I recently visited a colleague who is a senior learning leader for a Fortune 100 company. He is a visionary leader, a remarkable student of our trade and as technically competent as they come.
He has a clear and well-vetted vision of where L&D can go and what it can do for his organization and has done his homework around budgeting and resourcing to help act on this vision. His ideas are forward thinking, performance-based and well beyond what I see in a typical L&D portfolio.
Yet he was frustrated with the managers of the lines of business he was tasked with supporting. His frustration was with their narrow focus specifically around “their infatuation with the classroom” and “little to no interest in learning to start with.”
L&D leaders are often running into a passive and “training-first” centered consumer and, more important, buyer. They are more comfortable with the products we’ve sold and promoted for years.
Enter two difficult words in our business: sales and marketing. I know that in my professional development and early tenure in this business, I had little to no understanding of these two areas. I once watched an entire room of L&D professionals walk out of a meeting because a senior leader dared to broach the idea that they might want to consider ways that they could help sell and market a particular training initiative they were intimately involved with.
After all, they were in the L&D business, not sales! Shouldn’t the consumer want their product without being subjected to “the pitch?” Before we get too hot under the collar, let’s revisit the last part of that scenario: “training initiative they were intimately involved with.” Isn’t that always the case? Aren’t we the front line of the success or failure of learning initiatives?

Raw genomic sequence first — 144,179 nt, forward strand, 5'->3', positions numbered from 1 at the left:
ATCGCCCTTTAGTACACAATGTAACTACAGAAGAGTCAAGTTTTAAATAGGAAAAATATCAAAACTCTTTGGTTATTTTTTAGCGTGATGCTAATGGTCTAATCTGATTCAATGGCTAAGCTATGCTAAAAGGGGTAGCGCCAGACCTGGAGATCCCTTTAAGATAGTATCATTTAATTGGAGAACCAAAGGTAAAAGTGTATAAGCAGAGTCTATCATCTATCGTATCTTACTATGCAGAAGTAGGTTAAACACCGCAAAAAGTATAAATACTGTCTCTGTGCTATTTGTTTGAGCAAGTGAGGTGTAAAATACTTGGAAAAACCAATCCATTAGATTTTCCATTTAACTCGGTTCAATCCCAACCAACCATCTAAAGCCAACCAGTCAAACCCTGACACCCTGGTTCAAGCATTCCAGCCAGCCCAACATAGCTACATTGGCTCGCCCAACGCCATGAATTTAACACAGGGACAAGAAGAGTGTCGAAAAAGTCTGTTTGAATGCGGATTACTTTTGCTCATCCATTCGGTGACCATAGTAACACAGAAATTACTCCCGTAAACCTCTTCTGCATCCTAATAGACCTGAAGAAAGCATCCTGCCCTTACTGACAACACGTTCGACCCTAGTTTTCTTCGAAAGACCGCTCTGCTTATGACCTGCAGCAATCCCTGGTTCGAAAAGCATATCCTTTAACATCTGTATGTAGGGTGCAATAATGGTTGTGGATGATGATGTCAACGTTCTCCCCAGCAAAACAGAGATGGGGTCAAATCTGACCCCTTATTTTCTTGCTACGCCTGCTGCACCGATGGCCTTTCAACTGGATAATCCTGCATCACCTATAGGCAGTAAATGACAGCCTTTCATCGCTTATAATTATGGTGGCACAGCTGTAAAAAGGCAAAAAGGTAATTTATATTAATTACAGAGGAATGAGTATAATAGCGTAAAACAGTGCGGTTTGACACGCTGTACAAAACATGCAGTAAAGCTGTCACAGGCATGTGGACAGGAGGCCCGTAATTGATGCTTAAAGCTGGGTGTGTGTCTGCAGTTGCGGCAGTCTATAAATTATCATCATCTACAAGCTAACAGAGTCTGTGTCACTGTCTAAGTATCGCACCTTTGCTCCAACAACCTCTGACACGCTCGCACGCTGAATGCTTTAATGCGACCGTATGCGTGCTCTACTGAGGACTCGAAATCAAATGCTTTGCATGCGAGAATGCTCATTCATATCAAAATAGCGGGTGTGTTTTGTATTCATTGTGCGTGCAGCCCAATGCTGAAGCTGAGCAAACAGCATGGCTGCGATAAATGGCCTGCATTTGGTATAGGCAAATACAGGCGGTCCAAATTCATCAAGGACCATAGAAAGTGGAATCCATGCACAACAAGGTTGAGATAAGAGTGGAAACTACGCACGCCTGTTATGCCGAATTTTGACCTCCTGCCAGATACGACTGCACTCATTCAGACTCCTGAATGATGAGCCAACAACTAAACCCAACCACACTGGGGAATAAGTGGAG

Like it or not, we’re in the sales and marketing business every day. If we do our job right, we’re trying to convince an often stubborn or ignorant buyer (our learners) to want to consume and apply our product. That’s a huge part of the business we are in and becoming more important by the minute.
Back to my colleague’s situation. The success of his vision pivoted on his buyer not just paying for, but wanting a very different product than he had sold them. For years, he had fought for backing and funding to, at one point, build and operate one of the larger brick-and-mortar training “universities” in the United States, if not the world. And he had done an amazing job of it. Part of the building and operating involved selling his company on the idea that they were investing in the best possible L&D solution around.
Now his vision was shifting dramatically! In fact, he was doing almost a 180 from his original position. Those classrooms weren’t shutting down, but they were no longer front and center in his vision and strategy. In fact, they were going to take a significant back seat. Learning is an emotional buy. It’s integral to the success of any business and to each learner’s livelihood. As I’ve written about many times, change in L&D is slow and difficult for every stakeholder.
A few fundamental principles have to hold true when effectively selling and marketing our solutions.
Listen more, talk less. You’ll hear a lot of ways to win over the buyer once you hear their concerns, challenges and needs.
Slow and steady wins the race. A proof-of-concept to begin to get buy-in is way more powerful than launching with a full-blown program.
Build what they need, not what they want, and still call it training. They will be won over by what they see, not what we try and sell them up front, especially if it’s new to them.
They’ve always had “little to no interest in learning anyway.” They want results, improved performance, and to do their job quicker, faster and better. If the product you build works, it will sell itself over time!
Sales and marketing skills are essential to our toolkit. Many of us have a blind spot here. I know I did, but the better we get at it, the easier the change and the greater the impact.